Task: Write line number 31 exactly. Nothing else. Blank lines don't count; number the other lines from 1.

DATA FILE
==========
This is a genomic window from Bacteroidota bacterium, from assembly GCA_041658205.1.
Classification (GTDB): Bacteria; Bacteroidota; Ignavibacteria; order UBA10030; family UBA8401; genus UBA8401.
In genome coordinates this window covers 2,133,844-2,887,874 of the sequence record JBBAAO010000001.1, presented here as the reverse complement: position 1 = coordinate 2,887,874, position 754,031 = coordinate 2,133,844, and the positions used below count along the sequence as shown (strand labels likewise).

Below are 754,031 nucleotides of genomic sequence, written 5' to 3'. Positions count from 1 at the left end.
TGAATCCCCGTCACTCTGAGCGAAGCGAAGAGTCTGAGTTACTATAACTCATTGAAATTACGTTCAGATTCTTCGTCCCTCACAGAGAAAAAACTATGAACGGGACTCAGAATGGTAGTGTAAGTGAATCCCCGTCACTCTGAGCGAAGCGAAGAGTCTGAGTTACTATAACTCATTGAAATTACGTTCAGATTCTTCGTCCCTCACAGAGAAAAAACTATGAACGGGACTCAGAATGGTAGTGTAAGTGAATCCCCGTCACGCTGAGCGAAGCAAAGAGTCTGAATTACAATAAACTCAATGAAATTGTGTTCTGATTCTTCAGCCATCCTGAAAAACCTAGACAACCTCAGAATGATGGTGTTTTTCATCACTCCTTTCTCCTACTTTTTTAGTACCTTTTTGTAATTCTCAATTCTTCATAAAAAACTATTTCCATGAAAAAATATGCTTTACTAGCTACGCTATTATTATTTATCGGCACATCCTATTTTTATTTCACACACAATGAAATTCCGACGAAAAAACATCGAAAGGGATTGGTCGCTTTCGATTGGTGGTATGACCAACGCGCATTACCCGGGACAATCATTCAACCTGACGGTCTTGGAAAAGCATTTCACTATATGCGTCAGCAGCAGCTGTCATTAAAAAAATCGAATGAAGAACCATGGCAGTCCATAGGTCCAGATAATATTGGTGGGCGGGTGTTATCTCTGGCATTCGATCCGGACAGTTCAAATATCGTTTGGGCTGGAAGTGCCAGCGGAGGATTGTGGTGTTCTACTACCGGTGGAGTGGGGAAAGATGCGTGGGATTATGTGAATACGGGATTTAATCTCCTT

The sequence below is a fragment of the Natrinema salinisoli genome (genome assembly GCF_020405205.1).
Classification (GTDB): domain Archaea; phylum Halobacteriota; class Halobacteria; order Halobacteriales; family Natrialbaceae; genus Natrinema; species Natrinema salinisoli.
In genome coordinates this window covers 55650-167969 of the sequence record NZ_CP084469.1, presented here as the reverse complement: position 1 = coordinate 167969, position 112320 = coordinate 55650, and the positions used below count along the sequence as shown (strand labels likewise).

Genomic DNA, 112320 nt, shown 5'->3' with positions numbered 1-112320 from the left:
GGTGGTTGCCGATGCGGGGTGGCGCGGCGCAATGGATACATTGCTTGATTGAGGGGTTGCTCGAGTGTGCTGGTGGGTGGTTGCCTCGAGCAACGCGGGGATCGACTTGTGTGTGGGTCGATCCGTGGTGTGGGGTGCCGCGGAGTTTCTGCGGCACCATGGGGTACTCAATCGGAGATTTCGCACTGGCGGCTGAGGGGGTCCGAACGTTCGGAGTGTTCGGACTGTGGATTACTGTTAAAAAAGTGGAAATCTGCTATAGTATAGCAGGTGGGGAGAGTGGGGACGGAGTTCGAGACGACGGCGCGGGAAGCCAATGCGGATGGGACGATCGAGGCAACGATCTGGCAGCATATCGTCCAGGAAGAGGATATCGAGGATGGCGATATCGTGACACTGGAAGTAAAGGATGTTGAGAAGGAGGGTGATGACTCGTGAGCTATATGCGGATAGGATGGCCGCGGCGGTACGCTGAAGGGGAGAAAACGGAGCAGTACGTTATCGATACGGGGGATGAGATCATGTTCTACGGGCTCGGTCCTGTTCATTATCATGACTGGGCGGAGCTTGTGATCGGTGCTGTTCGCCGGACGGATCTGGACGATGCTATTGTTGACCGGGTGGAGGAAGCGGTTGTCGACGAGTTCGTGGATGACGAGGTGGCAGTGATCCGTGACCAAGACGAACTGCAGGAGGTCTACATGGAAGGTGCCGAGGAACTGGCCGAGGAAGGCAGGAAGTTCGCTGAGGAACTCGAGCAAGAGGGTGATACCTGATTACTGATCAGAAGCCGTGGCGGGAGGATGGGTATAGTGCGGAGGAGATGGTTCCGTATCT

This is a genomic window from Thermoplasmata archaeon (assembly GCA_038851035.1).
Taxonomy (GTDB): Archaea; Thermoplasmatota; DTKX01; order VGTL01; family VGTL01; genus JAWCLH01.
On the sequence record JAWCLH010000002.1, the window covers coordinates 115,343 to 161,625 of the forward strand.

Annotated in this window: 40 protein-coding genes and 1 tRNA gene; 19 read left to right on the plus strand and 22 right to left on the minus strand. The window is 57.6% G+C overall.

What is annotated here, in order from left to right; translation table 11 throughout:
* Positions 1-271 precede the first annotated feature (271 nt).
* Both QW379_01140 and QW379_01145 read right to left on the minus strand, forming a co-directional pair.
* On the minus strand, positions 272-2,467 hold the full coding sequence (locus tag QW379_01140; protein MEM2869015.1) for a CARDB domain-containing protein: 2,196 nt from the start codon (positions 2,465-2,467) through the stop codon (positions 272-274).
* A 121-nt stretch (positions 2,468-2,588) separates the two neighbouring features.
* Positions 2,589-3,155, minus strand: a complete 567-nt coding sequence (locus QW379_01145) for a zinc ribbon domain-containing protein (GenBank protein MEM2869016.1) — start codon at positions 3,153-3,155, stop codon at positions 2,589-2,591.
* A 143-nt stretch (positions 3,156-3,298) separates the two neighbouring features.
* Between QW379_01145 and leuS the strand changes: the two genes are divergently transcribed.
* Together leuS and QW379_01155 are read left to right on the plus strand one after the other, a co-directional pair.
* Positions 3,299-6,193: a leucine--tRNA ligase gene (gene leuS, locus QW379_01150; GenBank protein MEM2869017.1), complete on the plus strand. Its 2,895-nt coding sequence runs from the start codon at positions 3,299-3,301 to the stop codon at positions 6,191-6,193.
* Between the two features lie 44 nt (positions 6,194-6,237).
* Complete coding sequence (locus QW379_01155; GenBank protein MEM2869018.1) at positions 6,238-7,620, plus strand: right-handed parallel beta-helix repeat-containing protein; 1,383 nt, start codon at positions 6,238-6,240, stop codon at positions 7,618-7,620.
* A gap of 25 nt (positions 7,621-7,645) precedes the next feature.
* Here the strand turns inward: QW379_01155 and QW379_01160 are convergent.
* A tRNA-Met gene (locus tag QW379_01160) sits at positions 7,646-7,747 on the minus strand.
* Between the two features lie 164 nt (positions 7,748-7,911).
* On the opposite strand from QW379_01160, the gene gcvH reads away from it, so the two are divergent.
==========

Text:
* On the opposite strand from QW379_01160, the gene gcvH reads away from it, so the two are divergent.